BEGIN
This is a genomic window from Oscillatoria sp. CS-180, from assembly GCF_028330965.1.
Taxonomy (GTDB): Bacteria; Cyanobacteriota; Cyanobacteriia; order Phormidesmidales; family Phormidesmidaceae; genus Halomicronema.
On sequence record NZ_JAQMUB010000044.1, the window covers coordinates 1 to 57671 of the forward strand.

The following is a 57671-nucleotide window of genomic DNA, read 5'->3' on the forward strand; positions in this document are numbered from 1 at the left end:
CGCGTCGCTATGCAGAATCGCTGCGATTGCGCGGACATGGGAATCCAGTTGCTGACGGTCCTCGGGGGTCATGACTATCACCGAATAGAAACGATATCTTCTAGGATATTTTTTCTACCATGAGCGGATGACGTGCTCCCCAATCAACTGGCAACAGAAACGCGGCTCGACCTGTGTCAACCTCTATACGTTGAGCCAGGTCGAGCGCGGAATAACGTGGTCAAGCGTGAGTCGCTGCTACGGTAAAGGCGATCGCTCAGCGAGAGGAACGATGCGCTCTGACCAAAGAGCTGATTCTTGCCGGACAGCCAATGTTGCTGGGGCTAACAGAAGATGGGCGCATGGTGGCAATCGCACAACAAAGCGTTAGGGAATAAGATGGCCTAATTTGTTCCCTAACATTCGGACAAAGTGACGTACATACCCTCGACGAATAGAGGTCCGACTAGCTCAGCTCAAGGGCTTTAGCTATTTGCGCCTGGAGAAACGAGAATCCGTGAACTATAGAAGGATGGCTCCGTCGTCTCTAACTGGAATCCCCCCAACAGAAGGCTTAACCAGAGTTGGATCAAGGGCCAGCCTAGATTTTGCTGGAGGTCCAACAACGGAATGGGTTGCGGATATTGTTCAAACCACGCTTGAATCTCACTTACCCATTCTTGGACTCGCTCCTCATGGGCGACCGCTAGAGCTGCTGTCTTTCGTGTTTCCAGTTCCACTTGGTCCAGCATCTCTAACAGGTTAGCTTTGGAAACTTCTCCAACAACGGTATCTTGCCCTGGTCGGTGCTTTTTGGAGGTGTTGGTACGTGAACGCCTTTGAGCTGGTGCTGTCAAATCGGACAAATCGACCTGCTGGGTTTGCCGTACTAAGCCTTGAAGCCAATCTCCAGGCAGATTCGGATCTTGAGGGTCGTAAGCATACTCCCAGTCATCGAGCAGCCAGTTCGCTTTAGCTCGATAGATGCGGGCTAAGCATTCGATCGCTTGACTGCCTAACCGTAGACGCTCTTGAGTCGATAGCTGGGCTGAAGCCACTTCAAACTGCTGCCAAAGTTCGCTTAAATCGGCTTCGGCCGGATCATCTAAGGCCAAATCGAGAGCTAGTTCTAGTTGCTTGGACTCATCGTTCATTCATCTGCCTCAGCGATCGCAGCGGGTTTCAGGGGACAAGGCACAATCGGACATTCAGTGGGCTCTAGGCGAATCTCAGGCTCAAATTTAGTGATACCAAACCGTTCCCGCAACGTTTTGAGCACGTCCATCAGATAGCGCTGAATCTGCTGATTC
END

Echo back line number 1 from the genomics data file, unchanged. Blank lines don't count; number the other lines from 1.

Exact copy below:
This is a genomic window from Oscillatoria sp. CS-180, from assembly GCF_028330965.1.